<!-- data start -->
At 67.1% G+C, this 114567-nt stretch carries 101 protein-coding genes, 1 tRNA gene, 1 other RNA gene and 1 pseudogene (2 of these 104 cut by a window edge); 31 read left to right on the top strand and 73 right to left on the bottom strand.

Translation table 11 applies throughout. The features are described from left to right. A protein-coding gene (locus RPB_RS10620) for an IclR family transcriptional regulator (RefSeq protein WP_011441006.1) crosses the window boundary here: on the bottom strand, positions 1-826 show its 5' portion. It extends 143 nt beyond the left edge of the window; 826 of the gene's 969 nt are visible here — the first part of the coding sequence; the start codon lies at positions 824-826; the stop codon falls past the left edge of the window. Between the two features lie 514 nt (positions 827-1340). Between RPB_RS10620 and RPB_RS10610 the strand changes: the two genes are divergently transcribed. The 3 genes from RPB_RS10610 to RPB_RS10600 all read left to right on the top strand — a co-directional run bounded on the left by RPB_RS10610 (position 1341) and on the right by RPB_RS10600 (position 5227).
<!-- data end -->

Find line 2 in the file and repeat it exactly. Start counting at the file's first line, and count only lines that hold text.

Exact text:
Translation table 11 applies throughout. The features are described from left to right. A protein-coding gene (locus RPB_RS10620) for an IclR family transcriptional regulator (RefSeq protein WP_011441006.1) crosses the window boundary here: on the bottom strand, positions 1-826 show its 5' portion. It extends 143 nt beyond the left edge of the window; 826 of the gene's 969 nt are visible here — the first part of the coding sequence; the start codon lies at positions 824-826; the stop codon falls past the left edge of the window. Between the two features lie 514 nt (positions 827-1340). Between RPB_RS10620 and RPB_RS10610 the strand changes: the two genes are divergently transcribed. The 3 genes from RPB_RS10610 to RPB_RS10600 all read left to right on the top strand — a co-directional run bounded on the left by RPB_RS10610 (position 1341) and on the right by RPB_RS10600 (position 5227).